Tuesday, February 27, 2024

Vistry’s average private selling prices rise to £376k

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Vistry’s average new build home selling rises to £376k as builder flags signs of improvement in UK property market

  • Vistry said the UK housing market was showing signs of improving 
  • Group’s share price up today, but have fallen around 27% in the last year 

Vistry Group has flagged signs of improvement within the UK property market as the housebuilder posted better-than-expected full-year profits.

The company, which encompasses brands including Bovis Homes and Linden Homes, unveiled a 21 per cent rise in adjusted pre-tax profit to £418.4million.

On a statutory basis, the firm’s annual pre-tax profit fell by 22.5 per cent to £247.5million, with £97million was set aside for fire safety provisions. 

The group’s private average selling price increased to £376,000, up from £356,000 a year ago, as  ‘affordable’ average selling prices increased to £163,000 from £158,000 in 2021. 

Higher prices: Vistry’s private average selling price increased to £376,000

Annual revenue jumped 13 per cent to £2.7billion, while completions increased 8 per cent to 11,951. 

Vistry said it was seeing an improved sales trend in the first 11 weeks of the current fiscal year, with year-to-date average private sales rate per site per week at 0.54, rising to 0.62 in the last four weeks.

The group said: ‘We have seen increased consumer confidence from Q4 2022, particularly as mortgage rates have trended downwards and availability has improved.’

Vistry shares rose today and were up 3.55 per cent or 26.00p to 758.00p in early morning trading, having fallen over 27 per cent in the last year.  

Reflecting lingering challenges in the market, Vistry recommended a final ordinary dividend of 32p a share, down from 40 per per share a year ago. The total dividend for the year came in at 55p for 2022, down from 60p a share the previous year.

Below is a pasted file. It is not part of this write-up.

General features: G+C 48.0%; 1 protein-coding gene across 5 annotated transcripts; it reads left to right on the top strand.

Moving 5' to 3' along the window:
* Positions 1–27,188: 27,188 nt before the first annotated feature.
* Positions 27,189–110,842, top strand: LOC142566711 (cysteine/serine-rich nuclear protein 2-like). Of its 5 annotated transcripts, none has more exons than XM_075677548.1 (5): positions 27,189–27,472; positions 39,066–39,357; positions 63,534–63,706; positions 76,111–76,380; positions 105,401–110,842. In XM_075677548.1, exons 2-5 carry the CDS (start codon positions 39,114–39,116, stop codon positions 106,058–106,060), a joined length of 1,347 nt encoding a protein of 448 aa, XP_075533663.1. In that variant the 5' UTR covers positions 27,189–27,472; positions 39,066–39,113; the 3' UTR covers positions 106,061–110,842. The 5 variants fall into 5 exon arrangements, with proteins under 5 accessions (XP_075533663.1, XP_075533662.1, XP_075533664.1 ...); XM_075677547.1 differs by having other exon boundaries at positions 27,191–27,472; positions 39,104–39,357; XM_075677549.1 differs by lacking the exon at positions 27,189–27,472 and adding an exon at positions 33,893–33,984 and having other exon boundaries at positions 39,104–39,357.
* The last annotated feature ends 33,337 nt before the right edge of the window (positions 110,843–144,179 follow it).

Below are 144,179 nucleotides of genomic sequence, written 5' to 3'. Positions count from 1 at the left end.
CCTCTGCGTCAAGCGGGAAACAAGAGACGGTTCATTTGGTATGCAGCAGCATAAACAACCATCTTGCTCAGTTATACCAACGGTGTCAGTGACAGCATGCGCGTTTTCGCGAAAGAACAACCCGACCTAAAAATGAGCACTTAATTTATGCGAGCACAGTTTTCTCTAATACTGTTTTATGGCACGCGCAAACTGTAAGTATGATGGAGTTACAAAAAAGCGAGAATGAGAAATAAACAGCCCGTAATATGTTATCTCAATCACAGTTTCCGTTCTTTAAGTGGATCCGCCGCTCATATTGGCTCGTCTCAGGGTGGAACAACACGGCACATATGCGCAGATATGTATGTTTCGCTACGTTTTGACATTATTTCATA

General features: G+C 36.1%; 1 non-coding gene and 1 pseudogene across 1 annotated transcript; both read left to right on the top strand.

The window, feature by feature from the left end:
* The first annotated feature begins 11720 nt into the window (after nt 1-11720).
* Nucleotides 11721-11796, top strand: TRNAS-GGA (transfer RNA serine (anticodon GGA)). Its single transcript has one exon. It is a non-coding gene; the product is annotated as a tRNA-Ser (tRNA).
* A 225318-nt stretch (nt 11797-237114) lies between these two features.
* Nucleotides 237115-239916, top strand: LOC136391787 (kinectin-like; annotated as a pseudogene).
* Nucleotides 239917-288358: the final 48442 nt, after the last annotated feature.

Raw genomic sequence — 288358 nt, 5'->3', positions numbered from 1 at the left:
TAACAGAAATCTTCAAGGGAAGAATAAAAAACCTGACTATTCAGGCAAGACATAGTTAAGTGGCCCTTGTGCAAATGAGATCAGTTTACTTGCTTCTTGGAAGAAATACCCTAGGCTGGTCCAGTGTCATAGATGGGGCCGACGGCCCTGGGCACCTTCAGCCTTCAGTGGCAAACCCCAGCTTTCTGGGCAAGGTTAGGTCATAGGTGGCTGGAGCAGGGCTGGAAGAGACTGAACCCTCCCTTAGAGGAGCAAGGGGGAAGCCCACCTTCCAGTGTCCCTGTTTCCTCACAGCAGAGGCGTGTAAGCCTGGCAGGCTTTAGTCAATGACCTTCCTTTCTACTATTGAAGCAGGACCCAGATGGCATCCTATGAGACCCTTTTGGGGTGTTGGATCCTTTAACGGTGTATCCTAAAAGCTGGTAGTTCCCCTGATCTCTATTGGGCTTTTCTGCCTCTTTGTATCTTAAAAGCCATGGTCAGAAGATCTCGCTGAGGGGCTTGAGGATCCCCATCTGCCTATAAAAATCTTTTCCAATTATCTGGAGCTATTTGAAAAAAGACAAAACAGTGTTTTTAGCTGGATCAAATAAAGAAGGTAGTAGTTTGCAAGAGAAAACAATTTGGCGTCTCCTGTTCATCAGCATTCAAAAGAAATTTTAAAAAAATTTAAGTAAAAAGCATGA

The group, which often works with local authorities and housing associations to build affordable homes through its Partnerships business, said it expected group adjusted pre-tax profit for this year to top £440million.

Vistry, which snapped up rival Countryside last year, said the merger had boosted growth across its Partnerships arm and it was confident of achieving annualised synergy benefits of about £60million, up from a previous target of £50million. 

On dealing with higher costs, the group said: ‘On costs, our business units are working closely with our preferred suppliers, and in particular our subcontractors to deliver cost efficiencies whilst maintaining a quality supply. Working capital is tightly managed on a site by site basis and Housebuilding is selectively acquiring land and is seeing increased success in securing land with deferred payment terms.’

Earlier this month, Vistry reportedly told hundreds of employees that they could be at risk of losing their jobs, amid a cost-cutting drive. 

Greg Fitzgerald, the group’s chief executive, said: ‘2022 was another landmark year for the Group as we delivered a step up in financial performance and made excellent progress across all areas despite the more challenging market conditions experienced in the fourth quarter. 

‘The combination with Countryside presents a unique opportunity and has created one of the country’s leading homebuilders, comprising a leading partnerships business and a high quality major housebuilder.’

He added: ‘ We are focused on maximising the opportunities from our unique market position and increasing the supply of high quality housing across all tenures. 

‘Market conditions are improving and based on the assumption that private sales rates continue to trend towards levels seen in 2019, we expect Group adjusted profit before tax for FY23 to be in excess of £440million.’

Zainab Atiyyah, an analyst at Third Bridge, said: ‘Vistry looks set to enjoy a more steady 2023 thanks to their focus on affordable housing and merger with Countryside Partnerships. 

‘This should improve Vistry’s ability to move towards more high return, less cyclical revenues, Our experts expect higher completions and average selling prices in the second half of 2023.

‘Margins pressure remains although sales rates are starting to normalise as Vistry offers more discounts and incentives.’

Analysts at Peel Hunt, said: ‘Fiscal year 2023 could be a seminal year for Vistry as a softer housing market provides an opportunity for the Partnerships business to stand out.’

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